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Lloyd Austin handed off Pentagon duties while undergoing procedure

Nick Wadhams, Bloomberg News on

Published in News & Features

WASHINGTON — U.S. Defense Secretary Lloyd Austin briefly turned over his duties to his deputy on Friday while he underwent a medical procedure linked to an issue that left him hospitalized for two weeks in January.

The secretary had a “successful, elective, and minimally invasive follow-up non-surgical procedure related to his bladder issue” at Walter Reed National Military Medical Center in Maryland for about two and a half hours, Defense Department spokesman Pat Ryder said in a statement Friday night.

Austin’s deputy, Kathleen Hicks, became acting secretary of Defense during that time. Austin resumed his authority after the procedure and went home, Ryder said, adding no changes are expected to the secretary’s participation in scheduled Memorial Day events.

The statements highlighting the procedure and the transfer of power were issued as part of a policy of greater transparency after Austin and his team came under sharp criticism for not publicly disclosing the January hospital stay or a diagnosis of prostate cancer he’d received days before. He had also kept the diagnosis from President Joe Biden.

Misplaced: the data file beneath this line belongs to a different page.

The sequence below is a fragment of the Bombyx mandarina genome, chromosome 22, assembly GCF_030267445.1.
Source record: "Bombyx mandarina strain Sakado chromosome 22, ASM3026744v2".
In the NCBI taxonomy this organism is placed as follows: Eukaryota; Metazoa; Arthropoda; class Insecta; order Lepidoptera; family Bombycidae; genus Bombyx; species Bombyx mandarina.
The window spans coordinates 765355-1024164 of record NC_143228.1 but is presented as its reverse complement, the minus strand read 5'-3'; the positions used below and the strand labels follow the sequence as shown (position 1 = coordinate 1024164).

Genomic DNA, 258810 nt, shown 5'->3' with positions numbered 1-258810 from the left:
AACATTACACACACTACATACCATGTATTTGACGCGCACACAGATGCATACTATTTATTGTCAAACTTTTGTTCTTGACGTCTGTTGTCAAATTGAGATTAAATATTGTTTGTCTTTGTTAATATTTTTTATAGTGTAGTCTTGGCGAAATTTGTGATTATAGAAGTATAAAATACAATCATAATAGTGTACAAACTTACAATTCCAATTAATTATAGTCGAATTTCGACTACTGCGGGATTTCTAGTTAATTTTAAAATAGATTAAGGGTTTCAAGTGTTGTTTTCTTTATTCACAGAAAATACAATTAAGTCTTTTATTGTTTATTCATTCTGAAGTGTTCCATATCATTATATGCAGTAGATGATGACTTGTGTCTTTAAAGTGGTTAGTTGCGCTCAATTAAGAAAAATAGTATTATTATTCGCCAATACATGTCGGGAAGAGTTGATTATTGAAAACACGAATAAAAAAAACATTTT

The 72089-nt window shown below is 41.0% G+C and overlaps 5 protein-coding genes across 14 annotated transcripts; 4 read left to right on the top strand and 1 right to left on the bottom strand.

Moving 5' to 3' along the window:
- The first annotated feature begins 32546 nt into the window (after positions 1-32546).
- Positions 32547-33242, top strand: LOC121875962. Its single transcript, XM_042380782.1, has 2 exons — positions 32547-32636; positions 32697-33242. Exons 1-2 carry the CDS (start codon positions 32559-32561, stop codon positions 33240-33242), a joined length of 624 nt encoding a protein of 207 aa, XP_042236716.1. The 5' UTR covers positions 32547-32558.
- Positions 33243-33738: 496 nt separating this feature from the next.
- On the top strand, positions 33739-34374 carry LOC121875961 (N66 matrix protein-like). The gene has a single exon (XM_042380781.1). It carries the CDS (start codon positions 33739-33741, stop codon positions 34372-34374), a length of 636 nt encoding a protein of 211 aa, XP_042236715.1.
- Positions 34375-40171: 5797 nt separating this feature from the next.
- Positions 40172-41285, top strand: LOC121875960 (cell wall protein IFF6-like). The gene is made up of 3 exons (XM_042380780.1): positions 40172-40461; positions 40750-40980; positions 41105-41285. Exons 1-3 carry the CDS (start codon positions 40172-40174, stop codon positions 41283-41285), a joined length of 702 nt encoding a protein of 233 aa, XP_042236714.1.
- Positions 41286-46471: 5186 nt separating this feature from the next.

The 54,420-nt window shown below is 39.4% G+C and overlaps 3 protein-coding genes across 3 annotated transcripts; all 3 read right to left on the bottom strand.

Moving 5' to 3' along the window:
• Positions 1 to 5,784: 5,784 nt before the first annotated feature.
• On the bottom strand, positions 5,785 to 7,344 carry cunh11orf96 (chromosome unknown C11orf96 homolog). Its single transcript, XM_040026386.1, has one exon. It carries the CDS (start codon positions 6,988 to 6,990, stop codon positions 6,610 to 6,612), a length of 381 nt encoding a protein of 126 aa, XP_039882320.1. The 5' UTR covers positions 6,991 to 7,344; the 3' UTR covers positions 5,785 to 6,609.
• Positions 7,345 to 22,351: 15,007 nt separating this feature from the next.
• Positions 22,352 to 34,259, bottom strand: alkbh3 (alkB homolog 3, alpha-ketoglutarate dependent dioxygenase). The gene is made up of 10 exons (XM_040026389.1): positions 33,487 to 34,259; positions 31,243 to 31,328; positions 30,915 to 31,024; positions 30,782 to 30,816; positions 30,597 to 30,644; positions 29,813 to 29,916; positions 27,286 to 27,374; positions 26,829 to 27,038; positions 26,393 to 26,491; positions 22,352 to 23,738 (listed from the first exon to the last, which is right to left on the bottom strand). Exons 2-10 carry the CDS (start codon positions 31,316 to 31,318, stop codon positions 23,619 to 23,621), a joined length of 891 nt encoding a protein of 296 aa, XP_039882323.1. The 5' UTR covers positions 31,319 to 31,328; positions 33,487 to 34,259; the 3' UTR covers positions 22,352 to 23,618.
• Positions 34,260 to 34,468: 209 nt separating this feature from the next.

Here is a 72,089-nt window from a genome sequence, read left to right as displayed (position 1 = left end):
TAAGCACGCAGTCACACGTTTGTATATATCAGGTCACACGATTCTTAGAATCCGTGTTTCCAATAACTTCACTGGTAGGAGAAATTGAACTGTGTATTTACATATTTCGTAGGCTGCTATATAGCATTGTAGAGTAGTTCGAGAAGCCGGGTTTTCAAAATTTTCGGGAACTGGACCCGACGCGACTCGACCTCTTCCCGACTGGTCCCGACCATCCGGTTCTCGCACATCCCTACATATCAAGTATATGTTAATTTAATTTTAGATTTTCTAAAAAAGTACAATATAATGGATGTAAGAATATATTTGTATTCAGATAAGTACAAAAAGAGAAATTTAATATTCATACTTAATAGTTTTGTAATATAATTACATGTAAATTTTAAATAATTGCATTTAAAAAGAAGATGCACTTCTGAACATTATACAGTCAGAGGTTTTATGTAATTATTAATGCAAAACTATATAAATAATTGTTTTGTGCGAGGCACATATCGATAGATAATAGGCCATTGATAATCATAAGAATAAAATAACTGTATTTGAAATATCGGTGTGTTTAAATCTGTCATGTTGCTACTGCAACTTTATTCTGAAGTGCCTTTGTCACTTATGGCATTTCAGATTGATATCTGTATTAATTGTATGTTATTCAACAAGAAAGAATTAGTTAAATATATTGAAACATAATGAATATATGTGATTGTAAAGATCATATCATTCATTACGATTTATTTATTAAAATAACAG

Austin, 70, developed the bladder problem after undergoing surgery for prostate cancer. About a month later, he said his decision not to reveal his condition was “more about privacy than secrecy,” though he apologized to Biden.

A Pentagon review of the episode concluded Austin and his team never acted with ill intent for refusing to disclose his medical condition. But the Defense Department put new procedures in place to make sure Congress and the White House are notified when such events occur.

Austin’s cancer prognosis remains excellent, Ryder said earlier Friday.

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